In Articles, News Flash, Personal and Career Dev, Resources, Strategic Planning

Measuring and Monitoring Your Success

By Christy Lamagna CMP, CMM, CTSM

SITE Chicago event’s lasting impression

SITE Chicago’s events are atop my list of favorites. They not only bring a diverse group of industry professionals together to network, laugh, and learn, they employ a key principle of the strategic planning process when they decide what events they are going to create and offer, and that makes all the difference.

All too often we get so caught up in the product or service we’re promoting we lose sight of our audience. Sure, we focus on how many people will come, and what they’ll eat, and we’re hopeful they’ll purchase from us in the future, but somewhere along the way the people become “attendees,” which somehow translates to a faceless entity rather than a welcomed guest and human being.

When we forget we need to answer the question “What’s in it for me?” for our target audience and when we overlook their needs because we’re myopically focused on ours, we not only lose attendees, we lose credibility. Preventing this is easy and the rewards are exponential so let’s take a page from those who are doing it right and learn something.

SITE Chicago hosted a luncheon event for hoteliers and trusted suppliers to meet planners. Nothing unique about that on the surface. But they went deeper. They thought about their audience and explored what else could be offered to enhance the experience and make the time productive on multiple levels. The answers were creative, experiential, effective, and made a lasting impression about the destination because they took the time to make the event about the attendees.

Here’s what they did:

  • A candy table was available complete with to-go bags so guests could bring back a treat to thank their coworkers for covering for them while they were away. There was no rule that the candy had to be shared, but for those who had a bit of guilt around leaving, this not only served as a great distraction, it was a ‘sweet’ thank you to those who stayed behind.
  • Multiple, branded giveaway items were displayed, and each guest was able to select the one which resonated with them most. I choose an embossed Moleskin journal, while others chose items they would use most. By choosing the item I wanted I’m more likely to use it and keep the brand front and center. That little bit of choice makes a huge difference.
  • A waxing station was setup at the far end of the room. At first it seemed bizarre, but, when I saw the line of people waiting for a wax and heard them praising the idea as it took something off their ‘to do’ list unexpectedly, I understood the premise. The event organizers thought about the whole attendee not just the part that has purchasing power. By recognizing how busy their guests are and offering a simple but valued service they created a conversation piece, gave attendees back time, saved them a few dollars, and created HUGE laughs when a few of the men were persuaded to try it and told it didn’t hurt!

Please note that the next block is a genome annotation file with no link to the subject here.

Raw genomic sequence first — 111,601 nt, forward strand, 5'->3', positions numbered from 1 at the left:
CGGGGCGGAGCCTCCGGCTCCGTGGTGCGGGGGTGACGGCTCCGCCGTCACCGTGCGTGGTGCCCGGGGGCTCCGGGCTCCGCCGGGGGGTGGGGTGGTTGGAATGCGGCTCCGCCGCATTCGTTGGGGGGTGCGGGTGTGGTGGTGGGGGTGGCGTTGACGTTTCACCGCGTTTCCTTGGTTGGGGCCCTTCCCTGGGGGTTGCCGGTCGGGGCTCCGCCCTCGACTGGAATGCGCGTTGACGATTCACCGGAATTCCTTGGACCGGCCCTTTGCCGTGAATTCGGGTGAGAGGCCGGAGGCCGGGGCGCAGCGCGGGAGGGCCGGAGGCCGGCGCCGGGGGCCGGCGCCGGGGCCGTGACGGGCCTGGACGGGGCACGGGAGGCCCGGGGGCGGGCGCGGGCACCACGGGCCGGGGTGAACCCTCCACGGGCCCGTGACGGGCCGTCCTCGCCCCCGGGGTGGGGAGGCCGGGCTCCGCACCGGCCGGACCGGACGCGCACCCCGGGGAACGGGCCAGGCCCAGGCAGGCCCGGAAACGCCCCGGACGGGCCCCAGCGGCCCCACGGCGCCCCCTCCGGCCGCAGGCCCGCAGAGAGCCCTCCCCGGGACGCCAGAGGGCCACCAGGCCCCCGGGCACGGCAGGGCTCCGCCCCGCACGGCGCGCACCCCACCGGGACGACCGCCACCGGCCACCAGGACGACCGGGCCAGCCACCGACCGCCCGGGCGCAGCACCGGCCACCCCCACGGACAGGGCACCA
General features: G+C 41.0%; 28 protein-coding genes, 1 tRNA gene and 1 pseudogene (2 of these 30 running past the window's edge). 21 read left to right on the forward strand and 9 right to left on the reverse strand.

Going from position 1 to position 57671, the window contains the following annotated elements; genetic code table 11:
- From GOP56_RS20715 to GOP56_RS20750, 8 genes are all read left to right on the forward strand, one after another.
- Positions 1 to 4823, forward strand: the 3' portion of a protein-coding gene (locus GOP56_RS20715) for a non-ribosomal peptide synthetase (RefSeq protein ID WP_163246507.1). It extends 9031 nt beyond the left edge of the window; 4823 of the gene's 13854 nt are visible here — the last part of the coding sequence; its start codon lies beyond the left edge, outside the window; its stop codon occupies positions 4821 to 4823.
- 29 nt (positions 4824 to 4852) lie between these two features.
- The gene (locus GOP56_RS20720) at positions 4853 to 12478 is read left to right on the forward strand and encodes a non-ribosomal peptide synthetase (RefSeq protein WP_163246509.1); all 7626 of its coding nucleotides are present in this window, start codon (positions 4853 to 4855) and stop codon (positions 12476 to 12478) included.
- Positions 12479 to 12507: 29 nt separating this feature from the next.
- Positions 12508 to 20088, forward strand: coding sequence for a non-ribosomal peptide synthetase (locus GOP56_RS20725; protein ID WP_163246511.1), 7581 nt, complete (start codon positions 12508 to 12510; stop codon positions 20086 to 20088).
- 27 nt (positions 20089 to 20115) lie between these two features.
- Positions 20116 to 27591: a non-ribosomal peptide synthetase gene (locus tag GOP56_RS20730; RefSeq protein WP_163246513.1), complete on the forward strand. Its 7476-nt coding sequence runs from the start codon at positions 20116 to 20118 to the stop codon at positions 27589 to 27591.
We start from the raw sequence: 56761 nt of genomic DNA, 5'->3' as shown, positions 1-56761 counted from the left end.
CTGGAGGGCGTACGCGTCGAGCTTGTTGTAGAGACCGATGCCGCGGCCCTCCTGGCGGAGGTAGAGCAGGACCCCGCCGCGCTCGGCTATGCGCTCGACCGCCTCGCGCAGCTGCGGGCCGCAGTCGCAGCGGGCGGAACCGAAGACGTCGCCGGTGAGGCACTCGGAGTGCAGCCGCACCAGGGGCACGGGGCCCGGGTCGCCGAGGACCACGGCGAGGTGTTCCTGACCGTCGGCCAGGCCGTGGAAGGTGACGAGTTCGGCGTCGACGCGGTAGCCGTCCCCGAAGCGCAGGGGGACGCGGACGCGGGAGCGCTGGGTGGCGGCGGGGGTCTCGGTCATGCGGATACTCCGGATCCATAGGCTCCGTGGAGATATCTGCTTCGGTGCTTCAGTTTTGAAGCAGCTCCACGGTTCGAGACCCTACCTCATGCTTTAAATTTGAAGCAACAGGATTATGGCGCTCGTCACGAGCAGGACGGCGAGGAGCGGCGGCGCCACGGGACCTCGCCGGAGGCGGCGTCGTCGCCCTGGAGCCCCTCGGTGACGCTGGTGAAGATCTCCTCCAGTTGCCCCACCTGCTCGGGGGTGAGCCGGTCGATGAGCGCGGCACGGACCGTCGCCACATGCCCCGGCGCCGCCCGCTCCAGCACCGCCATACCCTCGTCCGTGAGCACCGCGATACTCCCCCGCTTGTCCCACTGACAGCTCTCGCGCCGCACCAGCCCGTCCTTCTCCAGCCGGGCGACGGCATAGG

• Small cocktail tables were setup throughout the room for hoteliers and supplier partners. Guests could eat, drink, mingle, and learn at their leisure. There were no formal presentations or slide decks. There was no hard sell or face-to-face, timed interaction. It was casual, informal, friendly, and super effective. It was about sharing information, not selling. Conversations flowed and were organic. The information was much more likely to be retained as it was solicited by the attendee.
  • Activities were attention grabbing, personalized, and memorable. For instance, a duo of curiously dressed men were sitting behind two old-fashioned typewriters writing Haikus. Over a brief chat they’d solicit enough information about the guest to create a custom poem which they then typed and presented on a notecard. It was just as much fun to watch someone else experience the process as it was to partake in it. The writers were from the destination being showcased and proved to be an effective way to engage attendees.

By creating an event that planners could enjoy and vendor services they could evaluate first-hand, SITE not only showcased what the destination had to offer, they brought the experience to life. Guests left with a sensory memory which is exponentially more powerful than simply recalling facts and figures about a property or location. Even the sense of smell was engaged with customized essential oil blends for guests (again, created by them and for them specifically.)

Events can be expenditures or investments. It all comes down to how you plan and present them. As expenditures they get expensive and have limited returns. When planned strategically they become investments and the return is exponentially greater. Strategic events answer the question “What’s in it for me?” and when you do that what the guests do after they leave is all about you. It’s a beautiful thing.

Make 2019 the year you commit to evolving from an event planner into an event strategist and elevate yourself from the ballroom to the boardroom. The view from the top is great and worth the effort!

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